n. A person who has a balanced and realistic view of technology.
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Technorealists advocate the exploration of the consequences, especially those that are unintended, wrought by various technologies, without resorting to intangible conclusions.
—Trenia Walker & Cameron White, “Technorealism: the rhetoric and reality of technology in teacher education,” Journal of Technology and Teacher Education, March 22, 2002
In response to these views, the dissidents wrote a manifesto calling for "techno-realism" and calling themselves techno-realists. This manifesto—instantly given its own World Wide Web site at—rejects the "louder voices at the extremes" in favor of a more balanced consensus, a "fertile middle ground between techno-utopianism and neo-Luddism."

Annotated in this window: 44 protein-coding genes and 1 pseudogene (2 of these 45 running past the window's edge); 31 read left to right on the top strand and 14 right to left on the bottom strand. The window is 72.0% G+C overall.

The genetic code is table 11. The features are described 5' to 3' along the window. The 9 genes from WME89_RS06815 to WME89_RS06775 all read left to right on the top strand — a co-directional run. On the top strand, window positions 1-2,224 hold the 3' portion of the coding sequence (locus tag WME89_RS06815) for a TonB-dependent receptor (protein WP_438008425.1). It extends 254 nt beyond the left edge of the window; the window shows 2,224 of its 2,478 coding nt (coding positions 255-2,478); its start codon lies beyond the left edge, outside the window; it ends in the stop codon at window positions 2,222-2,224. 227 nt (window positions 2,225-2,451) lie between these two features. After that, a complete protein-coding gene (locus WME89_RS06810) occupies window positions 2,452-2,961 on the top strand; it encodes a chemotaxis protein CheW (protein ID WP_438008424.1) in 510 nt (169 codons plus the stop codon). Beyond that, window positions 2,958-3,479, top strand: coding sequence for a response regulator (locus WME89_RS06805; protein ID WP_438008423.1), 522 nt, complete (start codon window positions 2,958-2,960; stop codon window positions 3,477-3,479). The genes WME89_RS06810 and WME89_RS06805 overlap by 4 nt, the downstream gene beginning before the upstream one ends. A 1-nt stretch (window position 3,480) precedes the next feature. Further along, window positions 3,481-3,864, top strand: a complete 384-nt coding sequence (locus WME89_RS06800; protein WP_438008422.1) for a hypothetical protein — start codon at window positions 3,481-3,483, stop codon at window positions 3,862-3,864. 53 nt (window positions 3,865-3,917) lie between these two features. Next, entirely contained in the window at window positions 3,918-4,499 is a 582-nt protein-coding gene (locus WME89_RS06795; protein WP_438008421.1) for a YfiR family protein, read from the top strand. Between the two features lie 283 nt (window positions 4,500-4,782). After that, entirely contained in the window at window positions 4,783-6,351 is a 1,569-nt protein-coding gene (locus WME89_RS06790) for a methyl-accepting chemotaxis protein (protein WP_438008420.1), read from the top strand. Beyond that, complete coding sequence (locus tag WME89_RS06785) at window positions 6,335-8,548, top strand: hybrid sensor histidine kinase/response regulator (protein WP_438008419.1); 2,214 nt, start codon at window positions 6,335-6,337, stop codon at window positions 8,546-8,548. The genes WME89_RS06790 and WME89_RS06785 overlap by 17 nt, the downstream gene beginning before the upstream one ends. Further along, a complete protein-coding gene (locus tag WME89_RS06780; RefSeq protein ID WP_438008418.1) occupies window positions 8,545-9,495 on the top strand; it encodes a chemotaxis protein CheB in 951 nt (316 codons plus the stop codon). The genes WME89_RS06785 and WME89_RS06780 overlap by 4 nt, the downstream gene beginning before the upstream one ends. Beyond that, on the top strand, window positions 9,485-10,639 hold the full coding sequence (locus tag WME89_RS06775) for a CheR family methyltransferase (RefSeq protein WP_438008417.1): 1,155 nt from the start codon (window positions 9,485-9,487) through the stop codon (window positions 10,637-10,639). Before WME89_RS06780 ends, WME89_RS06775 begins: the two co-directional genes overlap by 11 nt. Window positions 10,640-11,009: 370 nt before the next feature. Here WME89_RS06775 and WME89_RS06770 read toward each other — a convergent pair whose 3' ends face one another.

—Edward Rothstein, “A rather benign declaration on the Internet is treated as a revolutionary manifesto,” The New York Times, March 23, 1998
1998 (earliest)
As technorealists, we seek to expand the fertile middle ground between techno-utopianism and neo-Luddism.
—“Technorealism Overview,” Technorealism, March 12, 1998
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